1. an agent is selected based on its propensity, or the likelihood that the agent taking a particular state will undergo a process (i.e. react)
  2. the agent performs the reaction
  3. a duration or time scale is assigned to the current time step by drawing from an exponential distribution that is proportional to its propensity and other relevant parameters.

The rules above are repeated similar to algorithm we previously performed. For the voter model, we choose the propensity of the process to be proportional to the population of each state, which makes it similar to simply picking an agent at random (mean-field case). Running the model gives us non-uniform time steps that are spaced based on the exponential distribution.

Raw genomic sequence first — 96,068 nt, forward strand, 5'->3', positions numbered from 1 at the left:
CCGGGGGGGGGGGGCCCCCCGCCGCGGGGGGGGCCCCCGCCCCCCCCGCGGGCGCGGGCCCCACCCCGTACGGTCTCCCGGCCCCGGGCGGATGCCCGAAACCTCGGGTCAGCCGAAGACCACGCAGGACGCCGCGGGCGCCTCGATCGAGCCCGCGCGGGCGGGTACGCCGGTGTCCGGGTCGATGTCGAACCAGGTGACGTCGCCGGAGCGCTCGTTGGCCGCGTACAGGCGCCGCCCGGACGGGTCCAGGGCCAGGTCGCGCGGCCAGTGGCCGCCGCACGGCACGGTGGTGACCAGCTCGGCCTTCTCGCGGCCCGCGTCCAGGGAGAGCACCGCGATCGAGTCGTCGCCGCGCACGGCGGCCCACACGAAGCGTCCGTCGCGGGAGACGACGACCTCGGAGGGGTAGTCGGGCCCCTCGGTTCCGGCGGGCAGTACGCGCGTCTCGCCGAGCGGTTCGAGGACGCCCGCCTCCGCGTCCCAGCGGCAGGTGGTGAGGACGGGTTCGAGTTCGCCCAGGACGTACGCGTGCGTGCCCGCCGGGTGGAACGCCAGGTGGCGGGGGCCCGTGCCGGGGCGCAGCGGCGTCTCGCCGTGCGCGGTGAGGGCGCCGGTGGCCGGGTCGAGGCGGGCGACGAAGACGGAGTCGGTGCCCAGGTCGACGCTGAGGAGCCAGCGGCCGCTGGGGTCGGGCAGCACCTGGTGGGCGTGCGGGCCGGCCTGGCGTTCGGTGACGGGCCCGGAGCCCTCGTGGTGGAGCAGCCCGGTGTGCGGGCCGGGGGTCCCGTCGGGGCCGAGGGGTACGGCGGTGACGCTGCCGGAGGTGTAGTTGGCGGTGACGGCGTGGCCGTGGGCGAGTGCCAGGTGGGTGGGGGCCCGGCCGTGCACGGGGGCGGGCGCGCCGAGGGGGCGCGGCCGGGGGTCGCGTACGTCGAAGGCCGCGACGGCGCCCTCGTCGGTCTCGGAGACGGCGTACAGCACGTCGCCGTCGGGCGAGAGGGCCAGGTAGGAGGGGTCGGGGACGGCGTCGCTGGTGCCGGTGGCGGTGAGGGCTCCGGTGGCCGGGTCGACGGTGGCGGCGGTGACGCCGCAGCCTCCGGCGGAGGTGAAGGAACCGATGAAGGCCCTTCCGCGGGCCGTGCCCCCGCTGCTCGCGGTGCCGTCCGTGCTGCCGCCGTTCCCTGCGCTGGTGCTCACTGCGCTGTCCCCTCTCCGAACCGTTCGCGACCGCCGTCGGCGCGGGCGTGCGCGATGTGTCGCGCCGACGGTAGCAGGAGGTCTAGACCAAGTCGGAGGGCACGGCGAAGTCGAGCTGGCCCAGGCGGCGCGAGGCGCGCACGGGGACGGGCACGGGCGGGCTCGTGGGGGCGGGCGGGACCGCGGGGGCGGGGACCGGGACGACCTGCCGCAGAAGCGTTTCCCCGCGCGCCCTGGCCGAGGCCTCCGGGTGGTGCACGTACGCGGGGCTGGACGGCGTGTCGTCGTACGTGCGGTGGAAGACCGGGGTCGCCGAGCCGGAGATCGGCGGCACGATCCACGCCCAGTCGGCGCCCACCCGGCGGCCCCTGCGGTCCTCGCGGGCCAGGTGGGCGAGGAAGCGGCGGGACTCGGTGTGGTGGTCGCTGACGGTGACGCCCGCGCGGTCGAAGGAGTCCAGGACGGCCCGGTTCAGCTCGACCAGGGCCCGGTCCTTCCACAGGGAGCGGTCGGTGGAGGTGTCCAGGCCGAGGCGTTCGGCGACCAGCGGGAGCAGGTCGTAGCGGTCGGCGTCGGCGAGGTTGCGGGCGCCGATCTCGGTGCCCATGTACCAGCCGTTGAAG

Fig. 4. (Left) Population trajectory for the first few time steps, and (right) inter-event distribution of the voter model run with time scales determined by the Gillespie algorithm.

However, since the process are identically distributed from the same exponential distribution and the process is iterated with many time steps, the end time of each realization are close with each other. The benefit we get is that instead of time steps, we get the trajectory of the population based on actual time.

Fig. 5. Trajectory of the population of state 0 (black) and 1 (red) after simulating for 20000 time steps but with time scaled determined by the Gillespie algorithm, with the darker lines indicating the mean population of each trajectory at that time step.